I think the only kind of teacher I could ever be is one at a private school specifically for kids with special needs. I'd need to feel I was part of a system that works and goes above and beyond to help children realize their potential. I would work best with kids who on a path to success knowing they have challenges but who are willing to do the work it takes to realize their goals. It would feel good to know the work I was doing was effective. It would be icing on the cake to know the parents care enough about their kids to take special measures to enroll them in a special school. I'd love to feel I had an equally committed partner in the student's parents and would welcome their advocacy.
I am thinking about this today as I'm thinking about planning our upcoming homeschool academic year, thinking about college goals for my sons, thinking about schooling versus what it means to be educated. I'm thinking of all the different ways people learn and how our culture still is stuck in a "one right way" mindset and seeks to push everyone to college.
I heard a couple of stories this week about the lack of skilled trade workers, from workers doing a big heating and plumbing job in my home. We need all kinds of people in our society and we should help each child realize their potential and use their natural gifts and talents to use in their adult lives.
My decision to homeschool was based in part on what I have shared with you today about my family. I have seen adults who I know and love live adult lives of happiness or success, and sometimes struggle and dealing with feelings of low self-esteem due to what happened to them in school. Despite the fact that I'm a bookworm and I love reading, and that I want all kids reading, the fact is that not all adults are readers and maybe that's not a bad thing after all? Or perhaps it's not ideal that some kids fell through the cracks on reading instruction but not all suffered for it, some do, but not all of them. Even the kids who did learn to read and did fine in school somehow wind up not being readers as adults, I have no explanation for that.
I know that people are different and have different abilities. The "one right way" of schooling in America, sadly points out deficits in some kids but ignores their strengths. If a person lets themselves be defined by the failure label or the "defective" label it can have life-long negative effects on a person.
I have wanted my children to have a customized education tailored to them uniquely. I want to both emphasize their strengths but also to know their weaknesses and to address those in a gentle and appropriate way. I wanted their schooling to be a blend of the most minimal to get the thing learned (cutting out the busy work and nonsense) and spend more time learning some things that are either their own interest or good stuff not taught in schools in that grade, or to teach more deeply than the schools determined was necessary.
I have been looking into dyslexia more and believe my older son may have it but that's a long story for another day. So far it looks like the reading method I used to teach him is the ideal for dyslexics so we may have avoided the issue of him being a late reader or a barely-reader by using both a best method of instruction combined with gentle learning in a positive environment in a one on one tutor setting, thanks to homeschooling (and never having been flagged as being a problem or flawed person). He has many other symptoms of dyslexia though, that are making learning a struggle for him now. He has just completed a week in the Davis Dyslexia program. I will share more about all this in the near future.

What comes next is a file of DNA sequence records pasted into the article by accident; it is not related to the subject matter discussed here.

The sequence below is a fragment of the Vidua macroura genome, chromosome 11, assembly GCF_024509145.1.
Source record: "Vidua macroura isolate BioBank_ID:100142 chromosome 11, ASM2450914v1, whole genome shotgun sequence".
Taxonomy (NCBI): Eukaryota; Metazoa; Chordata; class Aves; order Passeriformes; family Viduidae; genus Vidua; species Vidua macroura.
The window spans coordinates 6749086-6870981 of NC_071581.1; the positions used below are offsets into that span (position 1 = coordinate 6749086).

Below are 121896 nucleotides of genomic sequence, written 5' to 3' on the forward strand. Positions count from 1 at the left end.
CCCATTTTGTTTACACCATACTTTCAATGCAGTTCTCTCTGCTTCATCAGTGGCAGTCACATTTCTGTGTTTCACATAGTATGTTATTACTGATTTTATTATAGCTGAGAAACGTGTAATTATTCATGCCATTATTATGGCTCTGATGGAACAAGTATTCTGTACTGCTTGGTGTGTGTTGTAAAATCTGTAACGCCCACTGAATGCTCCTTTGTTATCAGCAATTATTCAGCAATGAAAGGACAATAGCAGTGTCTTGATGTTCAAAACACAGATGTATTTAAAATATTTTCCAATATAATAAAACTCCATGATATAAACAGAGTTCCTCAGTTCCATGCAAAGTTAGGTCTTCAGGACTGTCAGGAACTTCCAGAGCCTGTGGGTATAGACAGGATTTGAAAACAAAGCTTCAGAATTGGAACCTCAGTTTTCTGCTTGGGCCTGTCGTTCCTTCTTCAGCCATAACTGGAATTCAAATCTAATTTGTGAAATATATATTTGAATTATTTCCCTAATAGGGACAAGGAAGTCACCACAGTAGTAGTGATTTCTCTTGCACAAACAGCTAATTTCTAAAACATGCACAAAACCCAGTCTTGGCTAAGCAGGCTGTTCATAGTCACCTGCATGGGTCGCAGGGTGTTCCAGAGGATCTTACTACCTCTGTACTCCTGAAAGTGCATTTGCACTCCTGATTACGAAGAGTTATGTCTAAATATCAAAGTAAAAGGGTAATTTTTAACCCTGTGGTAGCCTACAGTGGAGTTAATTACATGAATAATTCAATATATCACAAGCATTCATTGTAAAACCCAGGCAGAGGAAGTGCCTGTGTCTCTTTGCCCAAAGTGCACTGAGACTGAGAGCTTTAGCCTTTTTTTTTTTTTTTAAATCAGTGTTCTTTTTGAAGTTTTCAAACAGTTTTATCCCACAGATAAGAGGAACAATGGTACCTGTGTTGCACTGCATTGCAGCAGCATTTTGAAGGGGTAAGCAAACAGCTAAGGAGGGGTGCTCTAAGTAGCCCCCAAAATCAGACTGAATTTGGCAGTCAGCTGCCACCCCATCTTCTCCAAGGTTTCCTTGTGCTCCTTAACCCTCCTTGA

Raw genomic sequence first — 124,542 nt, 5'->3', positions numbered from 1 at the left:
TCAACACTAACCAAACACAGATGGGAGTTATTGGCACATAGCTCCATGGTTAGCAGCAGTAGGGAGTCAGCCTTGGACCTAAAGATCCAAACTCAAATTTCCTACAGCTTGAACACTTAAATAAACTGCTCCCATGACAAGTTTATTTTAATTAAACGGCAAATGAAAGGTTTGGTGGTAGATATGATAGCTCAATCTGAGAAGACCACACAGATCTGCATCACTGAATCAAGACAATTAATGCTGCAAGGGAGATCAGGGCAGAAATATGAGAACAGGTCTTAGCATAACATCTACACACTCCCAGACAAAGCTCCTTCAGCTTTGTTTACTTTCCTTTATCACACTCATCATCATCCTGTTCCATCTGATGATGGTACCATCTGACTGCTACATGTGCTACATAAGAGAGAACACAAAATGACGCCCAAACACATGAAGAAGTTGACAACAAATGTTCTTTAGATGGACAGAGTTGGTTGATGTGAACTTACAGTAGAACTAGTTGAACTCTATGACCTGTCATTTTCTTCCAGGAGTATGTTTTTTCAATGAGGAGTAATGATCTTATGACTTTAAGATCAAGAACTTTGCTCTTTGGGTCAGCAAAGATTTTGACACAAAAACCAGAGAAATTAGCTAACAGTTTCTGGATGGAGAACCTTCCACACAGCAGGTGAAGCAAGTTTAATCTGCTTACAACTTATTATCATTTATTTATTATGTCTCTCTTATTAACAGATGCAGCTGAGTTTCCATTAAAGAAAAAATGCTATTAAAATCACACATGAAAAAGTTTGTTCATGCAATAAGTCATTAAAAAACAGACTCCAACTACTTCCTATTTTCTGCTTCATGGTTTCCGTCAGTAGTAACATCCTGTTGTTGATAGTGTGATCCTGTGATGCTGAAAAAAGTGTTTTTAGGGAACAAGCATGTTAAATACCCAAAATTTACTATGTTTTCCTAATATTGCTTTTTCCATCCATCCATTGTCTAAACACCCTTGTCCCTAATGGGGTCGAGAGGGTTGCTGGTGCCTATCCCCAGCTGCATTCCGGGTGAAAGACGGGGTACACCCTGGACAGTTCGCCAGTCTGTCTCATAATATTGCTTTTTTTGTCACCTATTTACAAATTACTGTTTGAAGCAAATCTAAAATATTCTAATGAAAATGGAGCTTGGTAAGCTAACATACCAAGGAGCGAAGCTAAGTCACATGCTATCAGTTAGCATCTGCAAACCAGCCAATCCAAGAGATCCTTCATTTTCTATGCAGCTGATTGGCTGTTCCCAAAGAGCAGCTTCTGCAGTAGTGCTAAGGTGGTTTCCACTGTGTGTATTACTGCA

I am so grateful for the freedom we have in America and in my state of Connecticut to homeschool my children. I am happy to be able to be home to raise my own children (but if I were not I'd move mountains and pinch pennies to do whatever it took to continue to be a single income family with my husband as the breadwinner).
Mothering is the most important job in the world, it's the hardest and there is no monetary reward either.
I feel that homeschooling is both rewarding and difficult; it changes as the children grow and go through various developmental stages. The family dynamic shifts as the years go on and especially when puberty hits. I personally have sacrificed various things in order to homeschool my kids but I'd not have it any other way.
The hardest parts of homeschooling (some would call these cons) have to do with me and how I react or adapt to the situation. I try not to whine about it in a "woe is me" way as I am in control of my decision to homeschool. (It was my husband's idea and he is fully on board but if I change my mind about homeschooling, that's it, we're done.)
I mostly take the struggles and challenges in stride and consider these growth opportunities for me. I'm taking responsibility and tackling the problems as they come. Sometimes I don't want to deal with an issue but I have to because it's my responsibility and if I don't handle it, no one will, as it's my job!
I sometimes am rocketed out of a comfort zone into a place where I need to learn and grow and change to continue to make it work. It's not always easy and I don't always have the answers but it sure keeps life interesting and I'm never bored, that's for sure.
Homeschooling is about my children getting a good, unique education that will prepare them for their future. Homeschooling is not about me doing this thing for self-entertainment or something to do. The minute it becomes more focused on me and not my kids is also the day I quit homeschooling.